People initiated into a Buddhist dream yoga monastery spend a minimum of three years learning to master the art of lucid dreaming (or realizing within a dream that you are dreaming it) and applying it to Buddhist principles while lucidly aware in the dream state.
Why do Buddhist monasteries ask for a three-year commitment, when many people learn to lucid dream within weeks? In short, lucid dreaming is a nearly infinite platform for personal growth, creativity, and spiritual wisdom when it is approached in a thoughtful and integrative manner.
As the Taoist Laozi is credited with saying, “A journey of a thousand miles begins with a single step.” The act of becoming lucidly aware within a dream is like that “single step,” but the unfolding of the lucid dream journey takes time and reflection.
More than 40 years ago, I taught myself a simple technique to have lucid dreams. (This occurred five years before the scientific evidence validating lucid dreaming emerged in 1980.) Looking back, I feel fortunate to have entered into this playful arena of ‘conscious dreaming’ as a youthful explorer. Why? Because I learned the fundamental principles of lucid dreaming and the dream state by actively doing it, experimenting, and observing what succeeded and what failed.
Want to go deeper?
Join Robert for our upcoming ConnectIONS Live Webinar.
The Five Stages of Lucid Dreaming
Friday, February 10th
11am – 12pm PST
As I consciously played with the dream state, I developed a love for the mystery, depth, and joyful energy of dreaming. In the process, I began to shed limiting beliefs and errant assumptions about the nature of dreaming, so I could understand it more clearly without having cultural or personal ideas blocking me. Without truly understanding it, I had launched myself on this inner “journey of a thousand miles” by following the joy and beauty of it.
Years later, I would write my first book, Lucid Dreaming – Gateway to the Inner Self. After its publication, I was surprised to receive a letter from a Buddhist abbot in Europe who told me he had spent three years in a Buddhist dream yoga monastery in Asia, and reading my book helped him finally understand what the monks had been trying to teach him! He was stunned to find someone who could express the deeper lessons of lucid dreaming in a direct Western manner. This included the idea and process of ‘going beyond’ lucid dreaming to a real reality (or, if you prefer, a base reality.)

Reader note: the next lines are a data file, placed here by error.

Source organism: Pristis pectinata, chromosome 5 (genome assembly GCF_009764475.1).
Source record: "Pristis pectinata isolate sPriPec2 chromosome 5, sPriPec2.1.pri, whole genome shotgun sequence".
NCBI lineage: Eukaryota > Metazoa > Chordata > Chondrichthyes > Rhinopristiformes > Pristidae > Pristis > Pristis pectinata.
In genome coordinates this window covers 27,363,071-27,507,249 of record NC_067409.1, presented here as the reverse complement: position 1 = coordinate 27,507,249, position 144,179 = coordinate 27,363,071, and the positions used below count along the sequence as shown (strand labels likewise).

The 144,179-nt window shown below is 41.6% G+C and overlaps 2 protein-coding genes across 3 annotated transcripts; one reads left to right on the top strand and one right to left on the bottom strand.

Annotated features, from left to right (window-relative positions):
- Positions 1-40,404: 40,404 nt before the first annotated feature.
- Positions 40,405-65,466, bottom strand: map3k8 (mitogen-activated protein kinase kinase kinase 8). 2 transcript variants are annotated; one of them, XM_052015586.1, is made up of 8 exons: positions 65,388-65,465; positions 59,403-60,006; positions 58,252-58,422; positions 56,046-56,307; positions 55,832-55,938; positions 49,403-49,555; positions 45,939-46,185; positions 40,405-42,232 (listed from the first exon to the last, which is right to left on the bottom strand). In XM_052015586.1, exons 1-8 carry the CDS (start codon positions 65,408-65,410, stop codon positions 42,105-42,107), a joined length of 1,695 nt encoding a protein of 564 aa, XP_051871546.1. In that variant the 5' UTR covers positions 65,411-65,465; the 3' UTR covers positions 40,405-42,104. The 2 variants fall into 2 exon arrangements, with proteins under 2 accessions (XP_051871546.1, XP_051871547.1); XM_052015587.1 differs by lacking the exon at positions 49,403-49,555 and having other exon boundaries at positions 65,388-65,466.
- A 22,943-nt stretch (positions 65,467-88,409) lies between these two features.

Looking back, the lucid dreaming path seems to come in a series of developmental stages. It reminds me of the Swiss psychologist, Jean Piaget, who observed children’s cognitive developmental stages. Piaget called children “little philosophers” for their attempts to understand waking reality. While a very young child might sincerely believe ocean waves create a breeze, beginning lucid dreamers often develop equally interesting philosophies based on their limited experience. Over the long run, however, experienced lucid dreamers will begin to articulate viewpoints similar to other experienced lucid dreamers.
In my upcoming ConnectIONS Live webinar on Friday, February 10th, I will share the Five Stages of Lucid Dreaming and some of the powerful realizations that come with each stage. If you would like to learn more about the lucid dreaming ‘path,’ and what the conscious exploration of the dreaming mind can tell you about the ‘self’ and ‘waking reality,’ then I hope you will tune in for this free presentation.